Salford Royal NHS Foundation Trust and Stockport NHS Foundation Trust have signed a deal with iBleep to implement its latest interactive web based messaging system.

The Hybrid system provides on-call doctors with critical patient information that is gathered from hospital ward nurses via a wireless or mobile network.

It allows the nurses to send free text and patient observations, including heart rate, blood pressure and oxygen saturation, and assign a green, amber or red colour to the call according to its urgency.

The observations are then converted into an early warning score and algorithms linked to the colour of the call allow clinicians to prioritise it.

The company worked with the District General Hospital in Auckland, New Zealand to design and enhance the product.

The hospital has since introduced specialist roles such as clinical nurse advisor so that the calls go directly to the correct person, allowing doctors to spend more time with their patients.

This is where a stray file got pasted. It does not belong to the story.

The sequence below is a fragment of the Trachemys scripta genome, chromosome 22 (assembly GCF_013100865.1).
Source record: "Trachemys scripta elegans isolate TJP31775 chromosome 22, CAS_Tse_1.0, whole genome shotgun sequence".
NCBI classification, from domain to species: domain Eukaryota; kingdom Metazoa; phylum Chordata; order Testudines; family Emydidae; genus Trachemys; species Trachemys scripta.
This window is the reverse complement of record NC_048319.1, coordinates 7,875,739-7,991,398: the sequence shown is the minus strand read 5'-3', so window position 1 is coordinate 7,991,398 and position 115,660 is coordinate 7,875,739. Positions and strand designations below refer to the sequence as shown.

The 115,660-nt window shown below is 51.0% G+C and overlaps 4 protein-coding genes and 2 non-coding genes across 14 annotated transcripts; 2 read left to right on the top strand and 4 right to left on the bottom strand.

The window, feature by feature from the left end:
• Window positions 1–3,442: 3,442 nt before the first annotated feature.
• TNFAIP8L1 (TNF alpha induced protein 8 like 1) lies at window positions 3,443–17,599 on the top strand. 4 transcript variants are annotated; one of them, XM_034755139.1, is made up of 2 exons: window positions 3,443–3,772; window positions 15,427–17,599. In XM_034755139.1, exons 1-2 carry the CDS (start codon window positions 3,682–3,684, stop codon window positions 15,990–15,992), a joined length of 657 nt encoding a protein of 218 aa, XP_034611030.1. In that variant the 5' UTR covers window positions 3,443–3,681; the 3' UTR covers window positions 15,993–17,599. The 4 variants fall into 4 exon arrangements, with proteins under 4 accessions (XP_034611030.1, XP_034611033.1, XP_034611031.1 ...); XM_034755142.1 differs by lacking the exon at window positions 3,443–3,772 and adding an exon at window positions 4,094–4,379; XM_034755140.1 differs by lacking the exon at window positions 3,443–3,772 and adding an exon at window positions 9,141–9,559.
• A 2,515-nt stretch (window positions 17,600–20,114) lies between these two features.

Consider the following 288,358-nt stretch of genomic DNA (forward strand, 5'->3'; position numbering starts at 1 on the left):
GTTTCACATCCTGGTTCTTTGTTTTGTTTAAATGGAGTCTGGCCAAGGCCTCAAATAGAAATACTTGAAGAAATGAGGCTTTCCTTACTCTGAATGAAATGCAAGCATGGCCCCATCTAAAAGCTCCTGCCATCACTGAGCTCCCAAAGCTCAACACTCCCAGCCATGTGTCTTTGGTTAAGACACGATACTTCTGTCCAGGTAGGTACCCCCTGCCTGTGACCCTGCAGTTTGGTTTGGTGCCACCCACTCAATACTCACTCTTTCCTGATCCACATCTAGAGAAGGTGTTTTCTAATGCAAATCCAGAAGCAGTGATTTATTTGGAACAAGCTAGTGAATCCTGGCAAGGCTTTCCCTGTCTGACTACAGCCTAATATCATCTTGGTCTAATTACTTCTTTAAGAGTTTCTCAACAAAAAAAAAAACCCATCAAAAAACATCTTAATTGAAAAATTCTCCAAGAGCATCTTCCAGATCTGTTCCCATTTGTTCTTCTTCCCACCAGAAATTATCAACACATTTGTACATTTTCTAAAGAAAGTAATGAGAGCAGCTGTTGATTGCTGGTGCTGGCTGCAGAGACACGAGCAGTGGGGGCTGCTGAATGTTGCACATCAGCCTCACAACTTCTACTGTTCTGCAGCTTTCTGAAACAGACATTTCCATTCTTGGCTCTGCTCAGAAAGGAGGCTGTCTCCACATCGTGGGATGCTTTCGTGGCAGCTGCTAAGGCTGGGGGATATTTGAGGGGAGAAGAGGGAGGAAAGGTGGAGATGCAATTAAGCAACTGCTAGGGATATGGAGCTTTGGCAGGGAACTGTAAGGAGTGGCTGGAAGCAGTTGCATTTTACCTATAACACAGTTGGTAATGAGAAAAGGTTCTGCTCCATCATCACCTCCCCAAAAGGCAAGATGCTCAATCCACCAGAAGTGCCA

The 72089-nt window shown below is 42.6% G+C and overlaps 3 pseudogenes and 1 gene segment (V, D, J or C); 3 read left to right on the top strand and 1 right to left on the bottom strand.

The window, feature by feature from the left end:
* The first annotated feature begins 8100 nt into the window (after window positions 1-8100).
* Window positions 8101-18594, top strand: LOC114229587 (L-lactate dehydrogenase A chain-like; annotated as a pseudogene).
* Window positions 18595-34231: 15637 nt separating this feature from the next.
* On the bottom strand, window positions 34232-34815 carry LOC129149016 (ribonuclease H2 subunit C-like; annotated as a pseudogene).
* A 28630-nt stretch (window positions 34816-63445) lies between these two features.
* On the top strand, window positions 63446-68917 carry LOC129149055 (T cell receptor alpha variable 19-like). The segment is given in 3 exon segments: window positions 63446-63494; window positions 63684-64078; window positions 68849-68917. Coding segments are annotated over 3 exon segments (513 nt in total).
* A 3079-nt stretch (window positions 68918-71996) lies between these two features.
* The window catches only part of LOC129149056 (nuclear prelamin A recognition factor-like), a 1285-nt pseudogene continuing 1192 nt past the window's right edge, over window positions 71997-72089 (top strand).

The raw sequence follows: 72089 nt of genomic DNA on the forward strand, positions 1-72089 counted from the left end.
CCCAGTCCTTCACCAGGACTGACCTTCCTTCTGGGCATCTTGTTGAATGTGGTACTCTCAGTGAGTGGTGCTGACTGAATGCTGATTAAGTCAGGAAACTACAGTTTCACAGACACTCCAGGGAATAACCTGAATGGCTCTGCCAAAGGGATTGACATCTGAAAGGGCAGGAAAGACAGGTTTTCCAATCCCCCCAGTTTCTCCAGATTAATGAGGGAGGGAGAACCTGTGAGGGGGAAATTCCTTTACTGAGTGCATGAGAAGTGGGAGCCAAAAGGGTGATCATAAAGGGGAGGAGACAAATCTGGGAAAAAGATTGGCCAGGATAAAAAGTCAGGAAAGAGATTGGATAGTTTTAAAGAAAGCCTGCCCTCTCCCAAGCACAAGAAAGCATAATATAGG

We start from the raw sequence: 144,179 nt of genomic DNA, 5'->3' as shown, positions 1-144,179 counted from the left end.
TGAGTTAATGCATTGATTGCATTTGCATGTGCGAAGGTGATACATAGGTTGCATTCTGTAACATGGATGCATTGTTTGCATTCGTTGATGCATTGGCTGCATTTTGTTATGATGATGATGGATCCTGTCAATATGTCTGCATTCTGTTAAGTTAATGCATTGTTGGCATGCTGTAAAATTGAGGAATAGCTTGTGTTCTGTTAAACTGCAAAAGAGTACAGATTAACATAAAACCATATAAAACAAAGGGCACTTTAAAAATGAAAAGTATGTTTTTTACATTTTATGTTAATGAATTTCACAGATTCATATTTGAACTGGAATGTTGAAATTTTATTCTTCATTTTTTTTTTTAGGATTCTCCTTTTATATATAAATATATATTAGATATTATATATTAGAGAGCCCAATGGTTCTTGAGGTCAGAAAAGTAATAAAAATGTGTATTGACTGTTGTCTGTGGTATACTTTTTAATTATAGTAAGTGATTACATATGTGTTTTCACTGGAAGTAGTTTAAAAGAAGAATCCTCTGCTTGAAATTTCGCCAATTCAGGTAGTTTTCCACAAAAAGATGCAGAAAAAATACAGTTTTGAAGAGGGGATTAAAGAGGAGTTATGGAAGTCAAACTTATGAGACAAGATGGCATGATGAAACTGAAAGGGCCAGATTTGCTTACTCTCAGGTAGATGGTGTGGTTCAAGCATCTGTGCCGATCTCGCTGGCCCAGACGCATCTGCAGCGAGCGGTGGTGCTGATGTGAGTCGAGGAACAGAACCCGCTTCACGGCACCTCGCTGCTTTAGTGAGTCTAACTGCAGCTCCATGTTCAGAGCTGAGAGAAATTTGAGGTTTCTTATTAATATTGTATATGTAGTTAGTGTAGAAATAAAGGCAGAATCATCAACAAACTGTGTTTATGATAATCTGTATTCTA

Denise Manning, daily operations manager at the hospital, said: “After 200,000 iBleep calls it has become a way of life, doctors and nurses appreciate the increased efficiency it has brought.

"iBleep improves patient care as it better enables prioritisation of calls about sicker patients.”

Although iBleep has been used in trusts across the UK for a number of years, these are the first deals for the Hybrid system, which combines GPRS and wireless into one system as well as providing configurable observation outputs by speciality.

Roy Walters, managing director of iBleep, said: “The first deployments of our Hybrid model have been a huge success. Hybrid intuitively knows whether a doctor is using a WiFi enabled PDA or smartphone via the mobile telecoms networks.

“It is also uses specialty-based reason codes and algorithms that allow EWS, MEWS (modified early warning score) and PEWS (pediatric early warning score) scores to be recorded and is a fully configurable 24hr solution adaptable to all working models.”

The trusts will both go live with the system later this month.